This little trip we did on the motorbike and I'm glad, as the road is very narrow for a motohome. We overshot it at first, as the major attraction here is the footpath to Gordale Scar. Just before the campsite is a footpath sign on the right. Wander through here, down the slippery, rocky path and Janet's Foss is ahead of you. Pretty as a picture, the fall divides into two and tumbles into a greeny blue pool below.
The story is that Janet (Jennet) was the queen of the local fairies who lived in a cave behind the fall. Calcite from Gordale Beck has deposited itself on the moss surrounding the fall and has formed an apron over which the foss flows.
Somewhere in the limestone cliff is a cave, once used by the smelters who worked at the copper mines of Pikedaw, not far away. The plunge pool was used to wash sheep, ready for shearing in June, where the men would stand up to their waists in the freezing water. Apparently, it's a well known fact that strong drink kept out the cold!!! I wonder how many fingers were lost???
There is a footpath to the Foss from the village, following the beck through attractive ancient woodland. Certainly, the autumn colours were impressive as was the copper coloured ground littered with fallen leaves.
Directions: Take the road for Gordale Scar, Gordale Lane, and after about 1.5 miles there is a footpath sign on the right. The fall is just through here. Limited parking.
Malham village is oh, so popular, being on the Pennine Way and home to the spectacular Malham Cove. It attracts hikers, ramblers, cavers, rock climbers and probably lots more types, all drawn by the area's stunning landscape.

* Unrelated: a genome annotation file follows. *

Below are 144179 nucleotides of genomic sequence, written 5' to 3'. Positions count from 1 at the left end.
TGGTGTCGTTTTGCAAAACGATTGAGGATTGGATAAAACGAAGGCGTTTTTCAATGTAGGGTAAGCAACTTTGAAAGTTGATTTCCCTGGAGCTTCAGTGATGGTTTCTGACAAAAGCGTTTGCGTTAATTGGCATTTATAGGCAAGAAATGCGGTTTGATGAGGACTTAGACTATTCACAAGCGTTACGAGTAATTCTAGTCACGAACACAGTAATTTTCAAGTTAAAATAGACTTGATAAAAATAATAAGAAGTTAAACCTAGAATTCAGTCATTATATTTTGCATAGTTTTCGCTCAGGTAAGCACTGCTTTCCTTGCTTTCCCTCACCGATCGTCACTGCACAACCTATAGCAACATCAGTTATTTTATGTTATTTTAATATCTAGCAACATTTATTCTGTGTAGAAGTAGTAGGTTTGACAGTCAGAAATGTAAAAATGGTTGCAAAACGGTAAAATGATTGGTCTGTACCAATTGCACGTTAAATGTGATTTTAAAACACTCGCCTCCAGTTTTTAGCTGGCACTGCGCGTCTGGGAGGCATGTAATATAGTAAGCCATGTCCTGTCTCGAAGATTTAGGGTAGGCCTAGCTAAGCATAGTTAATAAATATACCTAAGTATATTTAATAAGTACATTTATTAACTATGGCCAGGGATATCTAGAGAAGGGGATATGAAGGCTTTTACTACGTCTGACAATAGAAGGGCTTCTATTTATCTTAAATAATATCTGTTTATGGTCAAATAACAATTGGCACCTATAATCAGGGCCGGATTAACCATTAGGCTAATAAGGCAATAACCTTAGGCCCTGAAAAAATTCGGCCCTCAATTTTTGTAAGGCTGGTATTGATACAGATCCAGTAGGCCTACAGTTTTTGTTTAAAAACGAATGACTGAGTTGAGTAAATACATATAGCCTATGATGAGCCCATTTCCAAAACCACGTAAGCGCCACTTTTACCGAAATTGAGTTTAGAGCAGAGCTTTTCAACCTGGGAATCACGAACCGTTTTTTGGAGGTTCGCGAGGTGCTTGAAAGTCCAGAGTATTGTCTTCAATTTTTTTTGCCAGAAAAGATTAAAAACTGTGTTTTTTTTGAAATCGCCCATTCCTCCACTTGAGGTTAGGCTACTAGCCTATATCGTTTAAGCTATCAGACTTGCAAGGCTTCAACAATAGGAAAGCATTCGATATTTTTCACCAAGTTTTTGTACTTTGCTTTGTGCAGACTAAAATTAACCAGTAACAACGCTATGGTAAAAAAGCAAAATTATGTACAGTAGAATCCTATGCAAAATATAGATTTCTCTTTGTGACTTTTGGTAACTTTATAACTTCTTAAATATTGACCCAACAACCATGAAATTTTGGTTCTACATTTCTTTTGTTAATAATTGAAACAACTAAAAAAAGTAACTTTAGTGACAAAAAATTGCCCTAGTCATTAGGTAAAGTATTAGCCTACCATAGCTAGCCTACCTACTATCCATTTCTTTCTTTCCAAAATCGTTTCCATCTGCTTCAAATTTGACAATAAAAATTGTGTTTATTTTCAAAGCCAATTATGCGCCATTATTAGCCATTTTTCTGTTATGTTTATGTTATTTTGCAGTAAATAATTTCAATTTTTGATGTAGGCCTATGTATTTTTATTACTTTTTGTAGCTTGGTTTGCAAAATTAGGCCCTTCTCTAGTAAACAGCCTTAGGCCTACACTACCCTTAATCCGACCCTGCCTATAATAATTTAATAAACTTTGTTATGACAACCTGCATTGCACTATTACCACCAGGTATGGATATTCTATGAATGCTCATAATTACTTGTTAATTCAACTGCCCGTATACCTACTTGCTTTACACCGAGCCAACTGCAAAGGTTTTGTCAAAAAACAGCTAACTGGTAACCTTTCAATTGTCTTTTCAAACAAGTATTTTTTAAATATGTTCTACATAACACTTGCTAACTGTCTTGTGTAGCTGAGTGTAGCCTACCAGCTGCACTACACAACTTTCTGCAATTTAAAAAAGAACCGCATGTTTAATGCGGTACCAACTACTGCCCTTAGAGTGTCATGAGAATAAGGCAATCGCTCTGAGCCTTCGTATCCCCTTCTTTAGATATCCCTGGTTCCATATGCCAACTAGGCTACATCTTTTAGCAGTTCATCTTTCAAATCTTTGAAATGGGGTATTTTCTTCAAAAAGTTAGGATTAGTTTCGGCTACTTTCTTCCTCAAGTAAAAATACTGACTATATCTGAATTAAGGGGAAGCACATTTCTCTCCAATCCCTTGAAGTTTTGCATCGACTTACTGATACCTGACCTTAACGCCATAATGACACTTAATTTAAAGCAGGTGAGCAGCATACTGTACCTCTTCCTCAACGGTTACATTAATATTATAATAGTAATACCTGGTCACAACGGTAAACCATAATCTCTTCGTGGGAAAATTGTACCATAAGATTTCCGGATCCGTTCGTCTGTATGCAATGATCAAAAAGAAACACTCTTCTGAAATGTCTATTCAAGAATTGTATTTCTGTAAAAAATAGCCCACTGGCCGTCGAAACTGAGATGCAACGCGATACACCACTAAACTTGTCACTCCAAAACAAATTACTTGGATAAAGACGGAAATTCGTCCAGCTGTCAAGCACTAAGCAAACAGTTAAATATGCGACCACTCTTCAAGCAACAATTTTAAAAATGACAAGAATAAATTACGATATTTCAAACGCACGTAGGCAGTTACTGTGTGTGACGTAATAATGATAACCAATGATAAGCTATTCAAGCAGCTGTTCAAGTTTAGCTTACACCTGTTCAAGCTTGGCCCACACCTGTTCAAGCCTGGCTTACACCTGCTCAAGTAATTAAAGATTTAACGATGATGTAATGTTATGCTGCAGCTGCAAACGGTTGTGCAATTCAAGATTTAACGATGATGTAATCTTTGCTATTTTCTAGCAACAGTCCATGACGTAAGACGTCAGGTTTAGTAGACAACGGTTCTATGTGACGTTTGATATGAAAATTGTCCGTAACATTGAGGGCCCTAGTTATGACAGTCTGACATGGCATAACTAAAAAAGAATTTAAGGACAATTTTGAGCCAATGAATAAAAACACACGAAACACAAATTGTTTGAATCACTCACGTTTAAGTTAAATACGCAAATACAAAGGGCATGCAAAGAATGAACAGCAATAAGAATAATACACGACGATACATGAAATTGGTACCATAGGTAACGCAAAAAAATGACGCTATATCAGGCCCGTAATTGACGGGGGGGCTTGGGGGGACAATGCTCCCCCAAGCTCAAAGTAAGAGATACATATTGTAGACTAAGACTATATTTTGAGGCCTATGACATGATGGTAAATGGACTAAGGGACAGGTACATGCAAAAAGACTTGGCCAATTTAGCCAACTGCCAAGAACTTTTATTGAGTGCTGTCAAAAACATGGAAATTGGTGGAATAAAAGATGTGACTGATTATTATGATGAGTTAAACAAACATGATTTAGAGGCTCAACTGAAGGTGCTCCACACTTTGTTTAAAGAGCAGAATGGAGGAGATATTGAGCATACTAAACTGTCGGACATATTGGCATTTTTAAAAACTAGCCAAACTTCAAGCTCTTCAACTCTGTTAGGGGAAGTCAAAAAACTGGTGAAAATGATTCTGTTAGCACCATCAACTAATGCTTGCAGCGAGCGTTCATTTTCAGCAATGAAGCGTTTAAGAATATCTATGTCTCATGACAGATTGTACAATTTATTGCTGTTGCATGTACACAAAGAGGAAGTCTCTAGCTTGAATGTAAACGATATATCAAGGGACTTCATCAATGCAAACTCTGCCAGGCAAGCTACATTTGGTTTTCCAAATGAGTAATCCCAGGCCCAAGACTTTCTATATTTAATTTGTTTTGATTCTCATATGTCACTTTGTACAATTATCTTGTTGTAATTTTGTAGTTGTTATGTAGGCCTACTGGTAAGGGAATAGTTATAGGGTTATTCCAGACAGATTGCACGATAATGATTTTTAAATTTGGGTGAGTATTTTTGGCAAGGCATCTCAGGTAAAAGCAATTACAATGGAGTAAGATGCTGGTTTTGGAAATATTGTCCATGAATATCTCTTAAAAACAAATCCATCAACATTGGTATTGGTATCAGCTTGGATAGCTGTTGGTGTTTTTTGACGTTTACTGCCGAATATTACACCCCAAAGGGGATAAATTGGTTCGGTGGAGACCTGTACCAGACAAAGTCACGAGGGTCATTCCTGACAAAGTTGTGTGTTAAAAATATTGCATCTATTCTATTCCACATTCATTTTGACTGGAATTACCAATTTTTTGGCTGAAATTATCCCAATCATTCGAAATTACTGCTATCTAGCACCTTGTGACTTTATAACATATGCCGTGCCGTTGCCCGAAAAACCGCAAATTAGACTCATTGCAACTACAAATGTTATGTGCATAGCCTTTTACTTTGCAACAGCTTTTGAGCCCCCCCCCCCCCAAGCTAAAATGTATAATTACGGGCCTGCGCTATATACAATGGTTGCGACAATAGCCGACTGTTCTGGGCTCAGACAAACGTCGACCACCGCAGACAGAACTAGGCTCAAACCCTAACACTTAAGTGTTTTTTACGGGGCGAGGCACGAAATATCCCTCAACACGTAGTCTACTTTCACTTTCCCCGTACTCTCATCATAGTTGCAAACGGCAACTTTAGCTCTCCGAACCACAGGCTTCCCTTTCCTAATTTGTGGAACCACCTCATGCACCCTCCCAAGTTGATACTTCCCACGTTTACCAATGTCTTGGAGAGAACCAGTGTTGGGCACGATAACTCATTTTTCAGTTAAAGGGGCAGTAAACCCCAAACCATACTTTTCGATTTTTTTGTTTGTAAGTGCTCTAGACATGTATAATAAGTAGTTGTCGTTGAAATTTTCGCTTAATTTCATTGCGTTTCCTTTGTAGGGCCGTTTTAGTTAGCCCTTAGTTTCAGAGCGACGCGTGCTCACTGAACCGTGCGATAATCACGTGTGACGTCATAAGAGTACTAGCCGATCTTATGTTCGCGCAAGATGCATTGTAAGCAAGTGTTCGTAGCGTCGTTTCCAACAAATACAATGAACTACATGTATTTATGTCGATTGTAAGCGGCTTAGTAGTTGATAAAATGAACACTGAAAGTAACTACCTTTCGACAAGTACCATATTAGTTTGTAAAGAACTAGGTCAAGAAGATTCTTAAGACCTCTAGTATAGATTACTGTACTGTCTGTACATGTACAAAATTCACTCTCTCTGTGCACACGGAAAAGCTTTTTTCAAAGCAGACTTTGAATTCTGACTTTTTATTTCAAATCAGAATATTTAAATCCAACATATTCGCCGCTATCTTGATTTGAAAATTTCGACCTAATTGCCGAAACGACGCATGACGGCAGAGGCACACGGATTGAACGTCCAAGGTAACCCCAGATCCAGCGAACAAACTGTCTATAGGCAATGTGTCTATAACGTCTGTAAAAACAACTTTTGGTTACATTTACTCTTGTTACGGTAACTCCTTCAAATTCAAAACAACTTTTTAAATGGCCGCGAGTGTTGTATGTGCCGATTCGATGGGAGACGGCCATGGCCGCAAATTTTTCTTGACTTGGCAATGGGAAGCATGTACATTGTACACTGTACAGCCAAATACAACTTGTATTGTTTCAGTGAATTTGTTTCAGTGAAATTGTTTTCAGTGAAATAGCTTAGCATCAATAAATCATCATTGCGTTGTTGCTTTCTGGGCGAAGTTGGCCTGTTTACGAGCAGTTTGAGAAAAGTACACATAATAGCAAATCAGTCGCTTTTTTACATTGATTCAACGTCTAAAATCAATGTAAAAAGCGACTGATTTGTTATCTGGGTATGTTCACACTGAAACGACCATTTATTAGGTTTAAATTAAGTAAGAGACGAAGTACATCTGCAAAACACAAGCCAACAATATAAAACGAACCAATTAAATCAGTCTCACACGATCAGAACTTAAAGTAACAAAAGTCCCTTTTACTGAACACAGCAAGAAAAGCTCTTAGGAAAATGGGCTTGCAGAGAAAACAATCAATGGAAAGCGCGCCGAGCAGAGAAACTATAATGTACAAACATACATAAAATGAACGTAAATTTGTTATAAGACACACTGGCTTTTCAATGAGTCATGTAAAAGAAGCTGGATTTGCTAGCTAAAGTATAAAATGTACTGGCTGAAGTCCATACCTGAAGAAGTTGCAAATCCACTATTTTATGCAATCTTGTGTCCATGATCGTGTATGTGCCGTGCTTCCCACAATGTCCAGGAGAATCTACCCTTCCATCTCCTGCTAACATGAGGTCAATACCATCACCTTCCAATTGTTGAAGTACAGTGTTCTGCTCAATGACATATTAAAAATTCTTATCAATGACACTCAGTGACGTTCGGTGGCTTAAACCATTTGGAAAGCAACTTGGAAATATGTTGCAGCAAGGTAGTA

The village boasts two pubs, a posh B&B, a YHA, a campsite, a Blacksmith's and at least one cafe. Most of the buildings here date from the 18th century. Flowing through the pretty village is Malham Beck, crossed by it's clapper bridges which now boast handrails as the days of the packhorses with wide loads has long gone. On our visit, the trees growing along the riverside were turning beautiful autumnal colours, enhancing the pretty scene.
At the beginning of the village is the carpark and National Park Information Centre. A fair bit of information can be gathered here, along with plenty of walking leaflets to purchase, offering local walks that take in all there is to see.
Please see transport tip for parking info.
Address: Malham, North Yorkshire.
Directions: Between Hellifield and Gargrave, off the A65 onto a minor road and head north towards Airton and Malham.
We're on our way....
The Cove can only be visited on foot, and my, what a lot of feet pass this way, being on the Pennine Way.
It's a pleasant enough walk through the fields, along a concrete paved path that takes you to the foot of the 80 metre high limestone cliff. Seen from a distance, you almost get the impression of an amphitheatre, as it curves inwards at it's edges. The magnificent cliff was formed through ice and water erosion during the last million years, as melt water from the tarn ran over it's edge, falling as a waterfall at the centre of the cliff. Erosion occurred more here, thus forming the curved, amphitheatre shape.
Nowadays, the stream that mysteriously appears from under the cliff is believed to trace back to the smelt mill sinks, north west of the Cove.
What you do notice are the horizontal ledges (good spot for rock climbers!) obviously created by the differing hardness of the limestone. Also easily noticeable are the vertical dark stripes, formed by lichens and mosses growing and becoming coated in natural dirt in the air.
I must admit, I found the whole place very atmospheric and almost theatrical. It's hard to believe how forceful nature is, at times.
To the left of the Cove and part of the Pennine Way, there are hundreds of steps, all with different treads, taking you up onto the top of the cove, where the magnificent limestone pavement is.
Address: Malham, North Yorkshire.
Directions: Straight through Malham village and bear left up Cove Road. From here, on the right,a footpath through a kissing gate leads you to the Cove.